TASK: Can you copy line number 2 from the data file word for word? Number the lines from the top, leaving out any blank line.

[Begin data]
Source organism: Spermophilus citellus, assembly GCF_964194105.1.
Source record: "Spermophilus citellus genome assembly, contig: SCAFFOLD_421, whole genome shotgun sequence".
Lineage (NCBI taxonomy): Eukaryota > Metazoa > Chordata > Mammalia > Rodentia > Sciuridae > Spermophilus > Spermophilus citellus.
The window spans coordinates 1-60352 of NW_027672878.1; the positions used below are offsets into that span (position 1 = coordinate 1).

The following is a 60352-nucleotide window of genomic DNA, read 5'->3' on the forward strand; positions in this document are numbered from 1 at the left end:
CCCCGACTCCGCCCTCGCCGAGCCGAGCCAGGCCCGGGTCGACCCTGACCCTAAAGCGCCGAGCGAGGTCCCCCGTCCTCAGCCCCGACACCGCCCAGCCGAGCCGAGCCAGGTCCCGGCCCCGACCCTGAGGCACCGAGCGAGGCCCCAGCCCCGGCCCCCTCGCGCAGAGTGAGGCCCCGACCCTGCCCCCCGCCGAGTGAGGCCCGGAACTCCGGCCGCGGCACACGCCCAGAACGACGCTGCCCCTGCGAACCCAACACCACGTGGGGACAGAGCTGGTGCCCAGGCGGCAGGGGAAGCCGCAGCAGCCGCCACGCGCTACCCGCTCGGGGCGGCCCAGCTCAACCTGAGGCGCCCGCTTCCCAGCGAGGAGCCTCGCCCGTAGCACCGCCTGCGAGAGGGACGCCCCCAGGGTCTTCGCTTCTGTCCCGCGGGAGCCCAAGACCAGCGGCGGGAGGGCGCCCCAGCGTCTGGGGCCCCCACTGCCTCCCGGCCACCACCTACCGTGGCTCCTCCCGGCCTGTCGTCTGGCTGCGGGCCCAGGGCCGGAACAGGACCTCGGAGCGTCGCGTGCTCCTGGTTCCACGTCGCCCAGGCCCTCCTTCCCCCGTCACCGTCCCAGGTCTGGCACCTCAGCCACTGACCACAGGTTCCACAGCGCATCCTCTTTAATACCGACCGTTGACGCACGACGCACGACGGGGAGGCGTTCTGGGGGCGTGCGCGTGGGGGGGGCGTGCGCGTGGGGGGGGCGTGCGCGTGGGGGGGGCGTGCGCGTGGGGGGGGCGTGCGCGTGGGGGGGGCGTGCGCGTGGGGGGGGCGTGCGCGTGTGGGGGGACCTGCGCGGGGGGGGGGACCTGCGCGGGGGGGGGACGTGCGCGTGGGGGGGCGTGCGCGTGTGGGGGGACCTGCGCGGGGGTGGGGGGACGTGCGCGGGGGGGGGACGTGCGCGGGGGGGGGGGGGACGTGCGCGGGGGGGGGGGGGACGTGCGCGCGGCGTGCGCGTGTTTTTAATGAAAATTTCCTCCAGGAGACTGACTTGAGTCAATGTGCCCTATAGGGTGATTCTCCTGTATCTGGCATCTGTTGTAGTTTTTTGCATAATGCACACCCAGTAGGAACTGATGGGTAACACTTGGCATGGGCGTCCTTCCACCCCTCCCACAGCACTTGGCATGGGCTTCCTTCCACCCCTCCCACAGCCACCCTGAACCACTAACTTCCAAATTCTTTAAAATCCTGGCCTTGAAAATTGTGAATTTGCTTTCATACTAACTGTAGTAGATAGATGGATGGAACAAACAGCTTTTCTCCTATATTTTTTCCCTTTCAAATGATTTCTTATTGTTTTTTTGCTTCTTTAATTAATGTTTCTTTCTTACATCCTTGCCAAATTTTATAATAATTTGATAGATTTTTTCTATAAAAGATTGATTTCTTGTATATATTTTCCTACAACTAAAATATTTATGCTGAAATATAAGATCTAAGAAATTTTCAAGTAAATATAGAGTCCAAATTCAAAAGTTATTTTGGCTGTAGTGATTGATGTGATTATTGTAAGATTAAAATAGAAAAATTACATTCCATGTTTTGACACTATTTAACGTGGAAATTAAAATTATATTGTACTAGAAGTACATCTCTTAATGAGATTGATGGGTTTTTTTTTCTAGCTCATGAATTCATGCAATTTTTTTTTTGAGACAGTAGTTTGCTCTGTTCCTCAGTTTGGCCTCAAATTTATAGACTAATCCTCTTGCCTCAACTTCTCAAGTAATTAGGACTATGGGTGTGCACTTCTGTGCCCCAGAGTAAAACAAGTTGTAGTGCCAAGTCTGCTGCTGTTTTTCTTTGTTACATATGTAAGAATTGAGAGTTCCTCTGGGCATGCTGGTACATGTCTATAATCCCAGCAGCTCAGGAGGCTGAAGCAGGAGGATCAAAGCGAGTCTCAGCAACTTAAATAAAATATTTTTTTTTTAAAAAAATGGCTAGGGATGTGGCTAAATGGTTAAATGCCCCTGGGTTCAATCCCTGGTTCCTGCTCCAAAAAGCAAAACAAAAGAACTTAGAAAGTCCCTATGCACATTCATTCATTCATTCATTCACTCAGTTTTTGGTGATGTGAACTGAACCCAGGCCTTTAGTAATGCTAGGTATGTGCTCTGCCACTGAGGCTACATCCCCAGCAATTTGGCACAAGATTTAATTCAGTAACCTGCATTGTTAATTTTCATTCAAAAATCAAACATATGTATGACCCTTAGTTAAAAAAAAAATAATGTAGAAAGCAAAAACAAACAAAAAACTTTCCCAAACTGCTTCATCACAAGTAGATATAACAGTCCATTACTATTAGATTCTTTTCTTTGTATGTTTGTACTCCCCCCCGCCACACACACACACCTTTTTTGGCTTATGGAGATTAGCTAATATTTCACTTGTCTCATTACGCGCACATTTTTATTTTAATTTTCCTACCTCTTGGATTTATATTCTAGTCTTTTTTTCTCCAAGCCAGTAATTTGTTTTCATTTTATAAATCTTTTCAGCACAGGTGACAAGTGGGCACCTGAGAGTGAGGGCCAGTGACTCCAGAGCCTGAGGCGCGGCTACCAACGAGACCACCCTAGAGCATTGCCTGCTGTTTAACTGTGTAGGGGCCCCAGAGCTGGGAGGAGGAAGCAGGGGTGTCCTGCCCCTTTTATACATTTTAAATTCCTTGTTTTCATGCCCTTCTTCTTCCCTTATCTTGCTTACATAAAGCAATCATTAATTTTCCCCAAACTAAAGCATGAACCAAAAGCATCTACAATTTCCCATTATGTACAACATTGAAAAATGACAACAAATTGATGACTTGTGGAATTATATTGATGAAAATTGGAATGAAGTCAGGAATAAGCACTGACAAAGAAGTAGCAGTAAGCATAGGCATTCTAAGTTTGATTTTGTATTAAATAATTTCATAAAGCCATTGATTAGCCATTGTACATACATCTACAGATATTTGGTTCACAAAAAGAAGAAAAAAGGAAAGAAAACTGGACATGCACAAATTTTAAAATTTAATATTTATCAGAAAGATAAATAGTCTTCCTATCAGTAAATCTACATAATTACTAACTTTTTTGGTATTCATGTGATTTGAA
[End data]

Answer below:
Source record: "Spermophilus citellus genome assembly, contig: SCAFFOLD_421, whole genome shotgun sequence".